Dr Magnani, do you believe possible a path of reintegration of psychiatric subjects among people with other issues, mothers with children coming from prison or women victims of trafficking? Isn’t it preferable to use more sectoral structures? Isn’t it even dangerous to mix those who for many should be even more marginalized?
“Absolutely yes. I am work with groups for so many years and I prefer working with inhomogeneous groups, those composed by people different for gender, age, status, problems, pathology, origin etc. In my experience, the diversity is an important factor for mutual enrichment. It should also be said that diversity is an element that is part of our normal life: a family or a community formed by all individuals of the same age or of the same kind would be a very odd family or a very strange community. It is evident that we should also be very careful in respecting the differences in permitting the freedom of the individuals and in maintaining a sufficient level of cohesion. The sectoral structures do not favour the psychologic development and risk of being marginalizing”.

Is it true that the family context can help people coming out from isolation and even help in autonomy even those who have a dual diagnosis?
“It may seems strange but for some people like those who have a dual diagnosis (a psychiatric pathology associated with the abuse of some substance) a sort of adoptive family, better if a small community marked by a style of family life, can offer a “corrective emotional experience” that would be impossible in the family of origin. This is because the relations with the families of origin at times are so narrow that they do not allow any modification”.

In the Home of the Community Pope John XXIII Giovanna Boccardo and Alberto Zucchero that are currently the responsible, argue that “three words are the fundamental keys in everyday life: welcoming, hope and mutual aid in diversity”. But for the people who come to your services these houses are not considered as “oppressive” Communities “?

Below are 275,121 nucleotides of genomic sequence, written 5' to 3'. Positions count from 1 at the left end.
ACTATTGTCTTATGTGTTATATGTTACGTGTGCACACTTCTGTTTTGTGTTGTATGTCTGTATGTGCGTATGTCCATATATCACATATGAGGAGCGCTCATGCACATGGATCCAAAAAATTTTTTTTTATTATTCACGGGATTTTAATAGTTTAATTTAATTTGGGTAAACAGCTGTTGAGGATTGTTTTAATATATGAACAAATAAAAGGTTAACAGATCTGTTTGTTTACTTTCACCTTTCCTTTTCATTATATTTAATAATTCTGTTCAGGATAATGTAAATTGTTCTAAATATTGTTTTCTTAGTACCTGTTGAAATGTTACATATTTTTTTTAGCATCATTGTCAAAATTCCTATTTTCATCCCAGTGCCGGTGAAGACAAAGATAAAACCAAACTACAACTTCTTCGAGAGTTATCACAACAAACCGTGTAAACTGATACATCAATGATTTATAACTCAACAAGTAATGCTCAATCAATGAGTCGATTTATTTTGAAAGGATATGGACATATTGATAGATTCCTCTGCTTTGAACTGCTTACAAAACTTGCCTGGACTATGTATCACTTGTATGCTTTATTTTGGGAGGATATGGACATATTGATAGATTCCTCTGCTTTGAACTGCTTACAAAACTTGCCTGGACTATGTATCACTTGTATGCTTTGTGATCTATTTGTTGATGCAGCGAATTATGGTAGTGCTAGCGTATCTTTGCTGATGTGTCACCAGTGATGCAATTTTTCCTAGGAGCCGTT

When I work in group therapy sessions, I always start with a phase of welcome and my goal is to return to the group and to the individuals that compose it, hope through the comparison of the differences. Each participant can experience that if another person was accepted in the group and if for this person there is hope (that is so “strange”), even he may be welcomed and there will be will hope also for him.

Chiara, former drug addict with psychiatric problems, wrote “I want to do some hikes that lasts many kilometres to get something off my chest and to take back all those years lost in nothing… I want to be happy because I deserve it”. How important are sport, creative narration, art therapy in adults with discomfort in order to overcome the deep fragility and return to “be happy”?
“Chiara is fortunate because she is able to use words filling them with meaning. Often this process is difficult and then art therapies, sport, narrative but also the therapy of everyday life (domestic work) can become instruments of communication and facilitation that help to pass to the word”.